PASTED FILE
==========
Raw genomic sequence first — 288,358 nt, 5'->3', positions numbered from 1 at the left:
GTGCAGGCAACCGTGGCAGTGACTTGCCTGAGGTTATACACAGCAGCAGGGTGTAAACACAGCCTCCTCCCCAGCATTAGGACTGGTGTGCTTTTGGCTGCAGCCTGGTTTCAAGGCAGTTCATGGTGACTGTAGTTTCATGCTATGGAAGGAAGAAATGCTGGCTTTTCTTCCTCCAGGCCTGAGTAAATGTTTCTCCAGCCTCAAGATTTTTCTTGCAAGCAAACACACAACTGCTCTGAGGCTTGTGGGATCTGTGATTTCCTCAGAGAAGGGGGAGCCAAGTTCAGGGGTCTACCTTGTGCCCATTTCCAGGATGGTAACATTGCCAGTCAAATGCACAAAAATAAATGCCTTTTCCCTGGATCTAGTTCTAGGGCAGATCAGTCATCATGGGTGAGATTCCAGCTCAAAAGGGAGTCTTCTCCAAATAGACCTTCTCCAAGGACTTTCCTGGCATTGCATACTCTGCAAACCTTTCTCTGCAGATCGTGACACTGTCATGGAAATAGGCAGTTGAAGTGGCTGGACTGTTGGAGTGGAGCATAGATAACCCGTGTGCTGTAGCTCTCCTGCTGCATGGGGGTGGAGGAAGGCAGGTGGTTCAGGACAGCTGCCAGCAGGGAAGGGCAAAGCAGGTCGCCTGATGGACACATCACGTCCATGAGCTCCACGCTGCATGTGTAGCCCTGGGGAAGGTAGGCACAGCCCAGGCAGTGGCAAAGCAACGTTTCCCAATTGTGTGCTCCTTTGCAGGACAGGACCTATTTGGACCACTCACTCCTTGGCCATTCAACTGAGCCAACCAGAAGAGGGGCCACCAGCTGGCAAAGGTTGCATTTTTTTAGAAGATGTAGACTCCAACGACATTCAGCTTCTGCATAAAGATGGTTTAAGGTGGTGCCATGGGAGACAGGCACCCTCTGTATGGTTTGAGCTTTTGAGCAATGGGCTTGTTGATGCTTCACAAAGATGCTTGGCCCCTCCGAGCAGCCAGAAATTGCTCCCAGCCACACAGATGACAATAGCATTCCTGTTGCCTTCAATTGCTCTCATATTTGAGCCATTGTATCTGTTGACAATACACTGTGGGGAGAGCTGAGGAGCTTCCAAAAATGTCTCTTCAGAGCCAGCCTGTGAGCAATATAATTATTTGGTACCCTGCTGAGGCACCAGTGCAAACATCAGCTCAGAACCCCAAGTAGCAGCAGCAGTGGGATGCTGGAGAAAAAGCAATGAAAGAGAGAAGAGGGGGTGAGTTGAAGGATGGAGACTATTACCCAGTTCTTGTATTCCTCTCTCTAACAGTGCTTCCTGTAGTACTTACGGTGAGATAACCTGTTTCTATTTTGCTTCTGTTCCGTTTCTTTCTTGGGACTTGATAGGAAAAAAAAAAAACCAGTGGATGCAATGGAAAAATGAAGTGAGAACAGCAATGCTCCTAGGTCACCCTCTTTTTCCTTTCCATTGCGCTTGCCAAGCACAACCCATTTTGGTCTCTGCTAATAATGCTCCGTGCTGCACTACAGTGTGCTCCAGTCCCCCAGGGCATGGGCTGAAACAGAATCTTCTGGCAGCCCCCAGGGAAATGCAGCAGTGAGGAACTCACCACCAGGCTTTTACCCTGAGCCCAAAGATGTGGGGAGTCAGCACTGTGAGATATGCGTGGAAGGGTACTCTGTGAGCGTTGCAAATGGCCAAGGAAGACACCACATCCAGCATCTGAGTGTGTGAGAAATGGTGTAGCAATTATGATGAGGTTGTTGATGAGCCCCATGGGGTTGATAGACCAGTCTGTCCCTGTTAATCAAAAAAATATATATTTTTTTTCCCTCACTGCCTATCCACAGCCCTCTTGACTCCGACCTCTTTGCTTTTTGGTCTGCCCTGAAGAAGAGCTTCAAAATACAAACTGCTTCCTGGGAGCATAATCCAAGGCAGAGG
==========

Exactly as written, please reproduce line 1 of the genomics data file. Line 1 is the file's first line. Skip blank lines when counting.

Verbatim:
Raw genomic sequence first — 288,358 nt, 5'->3', positions numbered from 1 at the left: